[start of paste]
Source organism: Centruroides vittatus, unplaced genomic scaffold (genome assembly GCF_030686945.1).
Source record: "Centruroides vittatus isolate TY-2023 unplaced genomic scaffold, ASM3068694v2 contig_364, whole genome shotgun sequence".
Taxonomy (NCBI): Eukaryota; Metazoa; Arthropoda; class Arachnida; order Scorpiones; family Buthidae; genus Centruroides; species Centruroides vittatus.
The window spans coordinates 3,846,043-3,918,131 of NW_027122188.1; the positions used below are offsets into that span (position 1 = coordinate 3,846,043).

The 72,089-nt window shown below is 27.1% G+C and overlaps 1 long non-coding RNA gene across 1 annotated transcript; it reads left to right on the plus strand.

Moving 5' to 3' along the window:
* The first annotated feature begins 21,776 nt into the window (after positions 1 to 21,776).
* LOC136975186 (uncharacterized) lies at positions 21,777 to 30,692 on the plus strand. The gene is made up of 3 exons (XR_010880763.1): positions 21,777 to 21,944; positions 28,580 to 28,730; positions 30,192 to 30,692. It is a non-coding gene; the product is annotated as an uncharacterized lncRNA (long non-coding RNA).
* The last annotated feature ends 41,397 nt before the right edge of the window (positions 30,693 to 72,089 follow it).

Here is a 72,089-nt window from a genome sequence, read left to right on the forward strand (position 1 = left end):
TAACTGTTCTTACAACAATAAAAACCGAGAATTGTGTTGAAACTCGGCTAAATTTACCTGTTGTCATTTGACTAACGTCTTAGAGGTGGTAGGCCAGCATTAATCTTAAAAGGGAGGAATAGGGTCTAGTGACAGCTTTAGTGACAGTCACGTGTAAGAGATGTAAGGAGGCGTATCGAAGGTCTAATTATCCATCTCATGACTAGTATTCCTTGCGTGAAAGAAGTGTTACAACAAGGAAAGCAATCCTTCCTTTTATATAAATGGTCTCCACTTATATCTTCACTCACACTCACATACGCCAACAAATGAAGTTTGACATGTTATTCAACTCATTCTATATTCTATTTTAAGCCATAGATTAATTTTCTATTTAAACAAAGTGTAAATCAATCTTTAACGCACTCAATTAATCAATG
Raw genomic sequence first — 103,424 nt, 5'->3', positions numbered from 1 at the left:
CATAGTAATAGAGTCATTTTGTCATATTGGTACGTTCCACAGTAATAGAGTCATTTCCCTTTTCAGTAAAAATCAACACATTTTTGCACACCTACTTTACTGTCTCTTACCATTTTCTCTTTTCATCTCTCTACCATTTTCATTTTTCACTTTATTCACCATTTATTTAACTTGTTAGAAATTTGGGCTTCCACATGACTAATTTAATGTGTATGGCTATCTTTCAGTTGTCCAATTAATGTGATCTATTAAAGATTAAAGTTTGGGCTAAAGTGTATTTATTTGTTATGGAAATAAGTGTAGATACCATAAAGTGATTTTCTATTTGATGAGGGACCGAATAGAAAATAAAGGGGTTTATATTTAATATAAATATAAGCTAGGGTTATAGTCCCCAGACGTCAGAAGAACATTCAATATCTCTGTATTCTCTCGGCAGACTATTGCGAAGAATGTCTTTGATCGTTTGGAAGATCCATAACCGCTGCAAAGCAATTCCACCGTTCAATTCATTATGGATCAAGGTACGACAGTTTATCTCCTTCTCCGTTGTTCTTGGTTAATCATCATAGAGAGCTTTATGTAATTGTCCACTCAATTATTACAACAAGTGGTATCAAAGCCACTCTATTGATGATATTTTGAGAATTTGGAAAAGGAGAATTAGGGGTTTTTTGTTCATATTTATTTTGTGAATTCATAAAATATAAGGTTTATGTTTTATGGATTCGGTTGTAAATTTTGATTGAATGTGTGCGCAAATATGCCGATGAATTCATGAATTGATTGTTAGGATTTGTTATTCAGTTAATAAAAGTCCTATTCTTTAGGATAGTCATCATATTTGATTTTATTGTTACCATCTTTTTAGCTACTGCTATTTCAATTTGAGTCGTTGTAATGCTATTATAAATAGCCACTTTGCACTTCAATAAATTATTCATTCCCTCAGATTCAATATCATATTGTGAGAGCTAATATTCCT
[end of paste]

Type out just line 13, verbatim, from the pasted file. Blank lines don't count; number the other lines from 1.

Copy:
CATAGTAATAGAGTCATTTTGTCATATTGGTACGTTCCACAGTAATAGAGTCATTTCCCTTTTCAGTAAAAATCAACACATTTTTGCACACCTACTTTACTGTCTCTTACCATTTTCTCTTTTCATCTCTCTACCATTTTCATTTTTCACTTTATTCACCATTTATTTAACTTGTTAGAAATTTGGGCTTCCACATGACTAATTTAATGTGTATGGCTATCTTTCAGTTGTCCAATTAATGTGATCTATTAAAGATTAAAGTTTGGGCTAAAGTGTATTTATTTGTTATGGAAATAAGTGTAGATACCATAAAGTGATTTTCTATTTGATGAGGGACCGAATAGAAAATAAAGGGGTTTATATTTAATATAAATATAAGCTAGGGTTATAGTCCCCAGACGTCAGAAGAACATTCAATATCTCTGTATTCTCTCGGCAGACTATTGCGAAGAATGTCTTTGATCGTTTGGAAGATCCATAACCGCTGCAAAGCAATTCCACCGTTCAATTCATTATGGATCAAGGTACGACAGTTTATCTCCTTCTCCGTTGTTCTTGGTTAATCATCATAGAGAGCTTTATGTAATTGTCCACTCAATTATTACAACAAGTGGTATCAAAGCCACTCTATTGATGATATTTTGAGAATTTGGAAAAGGAGAATTAGGGGTTTTTTGTTCATATTTATTTTGTGAATTCATAAAATATAAGGTTTATGTTTTATGGATTCGGTTGTAAATTTTGATTGAATGTGTGCGCAAATATGCCGATGAATTCATGAATTGATTGTTAGGATTTGTTATTCAGTTAATAAAAGTCCTATTCTTTAGGATAGTCATCATATTTGATTTTATTGTTACCATCTTTTTAGCTACTGCTATTTCAATTTGAGTCGTTGTAATGCTATTATAAATAGCCACTTTGCACTTCAATAAATTATTCATTCCCTCAGATTCAATATCATATTGTGAGAGCTAATATTCCT